Up to 59% of patients taking deucravacitinib achieved PASI 75 at week 16. This was significantly higher than the 40% rate for those receiving Otezla and nearly 13% of those taking a placebo. For context, PASI 75 means that a psoriasis patient's PASI score was reduced by at least 75%. The PASI score is calculated by accounting for a patient's PASI score both before and during treatment.

    Significant sales potential
    Deucravacitinib demonstrated itself to be a highly effective treatment for moderate-to-severe psoriasis patients. But how much would a potential moderate-to-severe psoriasis indication mean for pharma stock Bristol Myers Squibb in terms of annual revenue if approved?

    First, there are roughly 7.4 million adults in the U.S. with psoriasis. What's more, it's estimated that about 20% of those patients have moderate-to-severe disease, which works out to nearly 1.5 million patients. Next, I'll assume that 30% of patients with moderate to severe disease aren't adequately controlling their condition. So, Bristol Myers Squibb's potential patient population is realistically around 450,000.


    Because the market is flush with psoriasis treatments like Johnson & Johnson's (NYSE:JNJ) Tremfya, AbbVie's (NYSE:ABBV) Humira, and Amgen's Otezla, I expect that deucravacitinib will achieve a 6% patient share. This equates to 27,000 patients.

    While pricing information for deucravacitinib won't be available until after it is likely approved by the FDA, I'll use Otezla's $47,000 annual list price as a guide. Because health insurers negotiate this amount significantly lower, I'll assume an annual net price of $25,000 per patient.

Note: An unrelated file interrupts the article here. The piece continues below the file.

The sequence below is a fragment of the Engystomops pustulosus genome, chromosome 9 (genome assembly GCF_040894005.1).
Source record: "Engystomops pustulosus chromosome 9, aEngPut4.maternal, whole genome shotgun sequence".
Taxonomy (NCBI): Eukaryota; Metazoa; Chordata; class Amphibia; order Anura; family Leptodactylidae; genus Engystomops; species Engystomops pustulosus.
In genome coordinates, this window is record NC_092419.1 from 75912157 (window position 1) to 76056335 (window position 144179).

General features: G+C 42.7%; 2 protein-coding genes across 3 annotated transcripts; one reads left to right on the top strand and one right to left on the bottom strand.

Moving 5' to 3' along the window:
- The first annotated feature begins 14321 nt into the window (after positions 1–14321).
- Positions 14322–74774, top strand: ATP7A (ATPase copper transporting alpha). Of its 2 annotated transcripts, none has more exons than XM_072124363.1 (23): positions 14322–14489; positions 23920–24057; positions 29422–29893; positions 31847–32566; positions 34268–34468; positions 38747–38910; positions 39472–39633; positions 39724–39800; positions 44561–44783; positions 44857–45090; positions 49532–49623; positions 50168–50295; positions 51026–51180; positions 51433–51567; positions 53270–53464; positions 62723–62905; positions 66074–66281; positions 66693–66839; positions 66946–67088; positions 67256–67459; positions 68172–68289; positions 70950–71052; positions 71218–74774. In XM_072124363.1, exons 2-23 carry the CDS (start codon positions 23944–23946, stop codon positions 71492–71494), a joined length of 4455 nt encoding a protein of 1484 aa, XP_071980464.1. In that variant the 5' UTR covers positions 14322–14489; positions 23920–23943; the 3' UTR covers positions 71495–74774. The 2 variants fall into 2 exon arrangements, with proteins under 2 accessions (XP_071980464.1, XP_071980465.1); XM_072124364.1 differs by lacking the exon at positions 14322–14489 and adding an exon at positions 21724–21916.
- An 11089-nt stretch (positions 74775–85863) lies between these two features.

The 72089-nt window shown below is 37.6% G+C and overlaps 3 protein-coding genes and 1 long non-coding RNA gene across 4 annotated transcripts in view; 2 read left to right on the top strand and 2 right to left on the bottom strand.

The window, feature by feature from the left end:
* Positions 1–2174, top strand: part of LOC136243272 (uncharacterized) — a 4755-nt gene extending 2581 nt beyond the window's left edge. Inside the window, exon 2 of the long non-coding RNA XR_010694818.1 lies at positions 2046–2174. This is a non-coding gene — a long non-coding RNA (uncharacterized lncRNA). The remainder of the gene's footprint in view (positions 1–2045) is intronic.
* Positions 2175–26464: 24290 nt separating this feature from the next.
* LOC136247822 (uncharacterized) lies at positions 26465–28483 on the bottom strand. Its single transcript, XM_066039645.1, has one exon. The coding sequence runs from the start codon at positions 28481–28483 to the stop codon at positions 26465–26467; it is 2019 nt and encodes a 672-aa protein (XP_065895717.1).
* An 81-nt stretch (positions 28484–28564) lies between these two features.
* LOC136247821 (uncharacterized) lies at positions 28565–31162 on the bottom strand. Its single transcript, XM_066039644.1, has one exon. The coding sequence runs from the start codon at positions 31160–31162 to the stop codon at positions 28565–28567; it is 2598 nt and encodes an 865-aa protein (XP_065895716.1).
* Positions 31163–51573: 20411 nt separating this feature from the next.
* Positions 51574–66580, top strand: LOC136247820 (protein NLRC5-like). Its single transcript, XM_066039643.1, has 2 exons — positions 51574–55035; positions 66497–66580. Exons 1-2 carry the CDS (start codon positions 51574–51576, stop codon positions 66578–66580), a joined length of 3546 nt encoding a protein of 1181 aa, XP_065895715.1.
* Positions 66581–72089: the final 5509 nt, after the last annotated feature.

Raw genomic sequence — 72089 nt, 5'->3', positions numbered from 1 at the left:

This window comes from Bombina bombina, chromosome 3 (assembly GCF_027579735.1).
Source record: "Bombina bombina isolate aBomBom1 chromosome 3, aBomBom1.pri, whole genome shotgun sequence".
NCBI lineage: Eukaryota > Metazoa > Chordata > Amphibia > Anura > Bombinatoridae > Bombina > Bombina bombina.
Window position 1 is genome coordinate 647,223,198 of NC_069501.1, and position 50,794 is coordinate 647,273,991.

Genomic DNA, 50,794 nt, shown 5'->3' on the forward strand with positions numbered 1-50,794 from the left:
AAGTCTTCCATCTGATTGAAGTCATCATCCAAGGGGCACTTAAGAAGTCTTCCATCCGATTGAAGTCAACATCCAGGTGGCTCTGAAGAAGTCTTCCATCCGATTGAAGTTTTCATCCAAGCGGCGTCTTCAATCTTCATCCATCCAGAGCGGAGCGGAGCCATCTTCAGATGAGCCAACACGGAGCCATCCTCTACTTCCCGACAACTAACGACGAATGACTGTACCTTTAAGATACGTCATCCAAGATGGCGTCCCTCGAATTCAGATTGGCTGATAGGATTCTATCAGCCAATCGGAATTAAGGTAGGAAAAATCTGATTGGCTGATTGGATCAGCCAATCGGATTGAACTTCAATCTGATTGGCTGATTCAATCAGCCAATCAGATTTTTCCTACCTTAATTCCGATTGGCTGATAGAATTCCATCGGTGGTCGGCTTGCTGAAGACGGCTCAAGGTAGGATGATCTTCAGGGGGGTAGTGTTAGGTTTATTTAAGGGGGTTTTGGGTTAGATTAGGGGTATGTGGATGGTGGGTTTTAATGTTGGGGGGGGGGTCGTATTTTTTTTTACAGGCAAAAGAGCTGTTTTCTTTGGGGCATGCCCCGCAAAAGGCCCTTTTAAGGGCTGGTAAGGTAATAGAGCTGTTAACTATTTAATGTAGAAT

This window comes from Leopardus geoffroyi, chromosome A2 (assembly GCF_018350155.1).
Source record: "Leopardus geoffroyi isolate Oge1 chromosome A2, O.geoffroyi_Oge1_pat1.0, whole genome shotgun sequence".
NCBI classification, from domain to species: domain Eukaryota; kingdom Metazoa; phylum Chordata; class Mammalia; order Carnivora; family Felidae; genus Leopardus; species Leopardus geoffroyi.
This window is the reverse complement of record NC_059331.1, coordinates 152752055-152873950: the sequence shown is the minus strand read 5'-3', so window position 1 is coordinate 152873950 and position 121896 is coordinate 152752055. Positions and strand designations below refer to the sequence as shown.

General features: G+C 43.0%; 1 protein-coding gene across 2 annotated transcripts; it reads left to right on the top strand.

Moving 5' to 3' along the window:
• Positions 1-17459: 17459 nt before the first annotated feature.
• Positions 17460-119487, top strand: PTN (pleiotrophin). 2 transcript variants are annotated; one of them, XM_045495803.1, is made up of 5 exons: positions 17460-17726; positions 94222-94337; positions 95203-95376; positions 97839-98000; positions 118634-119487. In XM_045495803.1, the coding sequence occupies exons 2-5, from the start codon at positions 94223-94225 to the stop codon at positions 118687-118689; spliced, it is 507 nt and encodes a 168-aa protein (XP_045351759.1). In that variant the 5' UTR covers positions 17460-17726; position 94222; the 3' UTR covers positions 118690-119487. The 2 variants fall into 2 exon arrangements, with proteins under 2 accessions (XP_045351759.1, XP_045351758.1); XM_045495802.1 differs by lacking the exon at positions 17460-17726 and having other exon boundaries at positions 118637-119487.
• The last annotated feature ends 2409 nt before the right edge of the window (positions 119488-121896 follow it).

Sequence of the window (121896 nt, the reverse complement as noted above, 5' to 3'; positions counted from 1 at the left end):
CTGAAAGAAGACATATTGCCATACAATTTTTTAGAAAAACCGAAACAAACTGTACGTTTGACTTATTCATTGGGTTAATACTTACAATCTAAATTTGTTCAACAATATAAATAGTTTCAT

This works out to almost $700 million in additional annual sales for Bristol Myers Squibb. By itself, this is less than 2% of the company's projected $46.5 billion in sales. But with deucravacitinib in clinical trials for inflammatory bowel disease and psoriatic arthritis, Bristol Myers Squibb anticipates that the drug will reach peak annual sales of $4 billion.

    A top-notch income stock at an attractive valuation
    Bristol Myers Squibb is up 14% in the past month, which raises the following question: Should income investors buy the stock?


    The stock trades at a forward P/E ratio of only 7.9, which appears to be an appealing price considering that analysts are forecasting 6% annual non-GAAP earnings per share (EPS) growth over the next five years.

    And the stock offers investors a well-covered, market-topping 3.5% dividend yield. Bristol Myers Squibb's high yield, decent growth prospects, and cheap valuation make it a stock that income investors should consider buying for their portfolios.